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Gregory Tenenbaum
June 1st, 2009, 04:37 PM
This is big news across all the networks. (http://www.guardian.co.uk/uk/2009/may/29/prince-harry-visits-new-york)

Prince Harry (http://www.guardian.co.uk/uk/prince-harry) arrives in New York (http://www.guardian.co.uk/world/new-york) today for a two-day rite of passage that will see him seek to dispel his playboy image and replace it with a patina of empathy in his mother's mould.
The trip, his first official engagement abroad, will take him to Ground Zero today for a meeting with families of some of the victims of 9/11, and to a memorial garden for the 67 Britons who lost their lives in the attacks. He will formally name the garden and plant a magnolia bush.


http://static.guim.co.uk/sys-images/Guardian/Pix/martin%20rowson/2009/1/11/1231691705363/12.01.09-Martin-Rowson-on-005.jpg

http://www.youtube.com/watch?v=qI0W254yPRk

http://www.youtube.com/watch?v=guOlzoD7VrU

http://www.youtube.com/watch?v=DL6LI97V7bI

http://www.youtube.com/watch?v=JQpslzKB868

This was not such big news.

http://www.guardian.co.uk/uk/2009/jan/11/monarchy-race

Its a Royal Craptacular.

If he is so enthusiastic about New York, perhaps he would consider abolishing the tradition of royal birthrights, and regard them rightly as something belonging in the 20th Century (and which died in the fires of Tokyo and Dresden, as those respective empires found out)

MidtownGuy
June 2nd, 2009, 11:17 AM
All royalty and titles should be abolished/ignored. It is the 21st century. Enough with that BS.

Alonzo-ny
June 2nd, 2009, 11:24 AM
They are just the head of state, we could have a insignificant President like, say, Germany or we could have the Royal family who bring in millions in tourism and business every year. I know which I prefer.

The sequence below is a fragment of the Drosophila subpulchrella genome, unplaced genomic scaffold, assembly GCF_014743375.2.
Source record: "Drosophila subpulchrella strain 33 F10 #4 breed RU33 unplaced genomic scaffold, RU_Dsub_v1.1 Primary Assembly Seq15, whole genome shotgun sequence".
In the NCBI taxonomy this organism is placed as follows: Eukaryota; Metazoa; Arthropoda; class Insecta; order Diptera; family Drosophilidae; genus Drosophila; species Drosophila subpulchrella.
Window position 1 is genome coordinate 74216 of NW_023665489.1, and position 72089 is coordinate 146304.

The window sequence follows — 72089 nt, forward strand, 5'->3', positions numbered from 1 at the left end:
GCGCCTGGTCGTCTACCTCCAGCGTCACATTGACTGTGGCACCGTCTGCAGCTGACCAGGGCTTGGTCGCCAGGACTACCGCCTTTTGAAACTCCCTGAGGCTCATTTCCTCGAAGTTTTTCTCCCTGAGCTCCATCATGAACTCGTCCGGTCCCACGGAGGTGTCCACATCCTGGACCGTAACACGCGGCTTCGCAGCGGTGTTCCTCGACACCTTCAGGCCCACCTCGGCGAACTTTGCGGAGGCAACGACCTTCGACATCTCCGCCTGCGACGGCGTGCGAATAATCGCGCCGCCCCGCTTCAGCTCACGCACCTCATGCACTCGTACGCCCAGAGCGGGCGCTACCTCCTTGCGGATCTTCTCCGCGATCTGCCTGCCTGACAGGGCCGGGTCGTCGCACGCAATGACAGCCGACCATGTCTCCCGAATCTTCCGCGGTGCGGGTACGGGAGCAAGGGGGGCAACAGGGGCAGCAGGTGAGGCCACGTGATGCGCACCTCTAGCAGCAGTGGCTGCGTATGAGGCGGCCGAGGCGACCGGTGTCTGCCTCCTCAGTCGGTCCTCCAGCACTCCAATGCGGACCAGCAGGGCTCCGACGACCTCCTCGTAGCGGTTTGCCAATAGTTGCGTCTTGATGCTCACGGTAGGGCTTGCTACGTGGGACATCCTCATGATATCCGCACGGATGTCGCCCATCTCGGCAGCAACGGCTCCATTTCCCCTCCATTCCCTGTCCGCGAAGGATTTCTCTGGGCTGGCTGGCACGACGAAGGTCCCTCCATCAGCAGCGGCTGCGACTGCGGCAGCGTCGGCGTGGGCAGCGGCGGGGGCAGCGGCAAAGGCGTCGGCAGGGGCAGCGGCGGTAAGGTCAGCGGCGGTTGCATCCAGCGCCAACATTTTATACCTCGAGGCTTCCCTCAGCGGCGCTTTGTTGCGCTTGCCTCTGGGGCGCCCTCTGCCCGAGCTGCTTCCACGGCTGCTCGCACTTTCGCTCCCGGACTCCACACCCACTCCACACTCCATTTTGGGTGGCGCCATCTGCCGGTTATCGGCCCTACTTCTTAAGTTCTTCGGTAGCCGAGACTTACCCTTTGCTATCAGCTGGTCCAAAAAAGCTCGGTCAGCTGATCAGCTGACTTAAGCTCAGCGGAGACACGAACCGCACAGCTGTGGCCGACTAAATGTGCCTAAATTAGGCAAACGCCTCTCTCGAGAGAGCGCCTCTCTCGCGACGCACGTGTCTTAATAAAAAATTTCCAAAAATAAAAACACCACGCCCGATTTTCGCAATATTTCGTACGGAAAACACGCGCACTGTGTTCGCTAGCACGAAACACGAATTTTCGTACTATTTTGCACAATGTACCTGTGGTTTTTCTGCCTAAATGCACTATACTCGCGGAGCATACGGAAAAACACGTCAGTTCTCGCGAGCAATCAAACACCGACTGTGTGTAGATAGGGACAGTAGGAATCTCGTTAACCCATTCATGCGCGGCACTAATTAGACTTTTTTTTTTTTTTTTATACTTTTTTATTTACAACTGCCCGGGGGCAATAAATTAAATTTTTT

ZippyTheChimp
June 2nd, 2009, 11:27 AM
In his newspaper columns, Jimmy Breslin would refer to the British royals as "the world's most famous welfare family."

Alonzo-ny
June 2nd, 2009, 11:29 AM
I believe referring to the money from the public purse which goes to the Royal family? Again ignoring the fact that they bring in more than they cost many times over.

ZippyTheChimp
June 2nd, 2009, 11:33 AM
Maybe it should be a job.

Alonzo-ny
June 2nd, 2009, 11:40 AM
Could you expand on that?

lofter1
June 2nd, 2009, 11:50 AM
Do the British Royals pay taxes on all that Real Estate they hold?

If so, how much per annum?

stache
June 2nd, 2009, 12:01 PM
Their annums are taxed? :p

Alonzo-ny
June 2nd, 2009, 12:01 PM
As far as I know you only pay tax on a property if you buy it (stamp duty) or sell it (capitol gains, if it has increased in value) in this country, there is no 'real estate tax' as far as I know. I wouldnt know as I dont own any. The Queen only owns two properties privately that I know of, both of which she inherited.

Alonzo-ny
June 2nd, 2009, 12:04 PM
Crown Estate
From Wikipedia, the free encyclopedia

In the United Kingdom, the Crown Estate is a property portfolio owned by the Crown. Historically the possession of monarchs, it is now not the private property of the reigning monarch and cannot be sold by him/her, nor do the revenues from it belong to the monarch personally. It is managed by an independent organisation and headed by the Crown Estate Commissioners. The surplus revenue from the Estate is paid each year to HM Treasury. The Crown Estate is formally accountable to parliament, to which it makes an annual report.
The Crown Estate is one of the largest property owners in the United Kingdom with a portfolio worth over £7.33 billion, with urban properties valued at £5.38 billion, and rural holdings valued at £903 million; and an annual profit of £211 million, thus yielding 2.88% as of July 2008. The majority of the estate by value is urban, including a large number of properties in central London, but the estate also owns 272,000 acres (110,000 ha) of agricultural land and forest, more than 55% of the UK's foreshore, and retains various other traditional holdings and rights, for example Ascot racecourse and Windsor Great Park.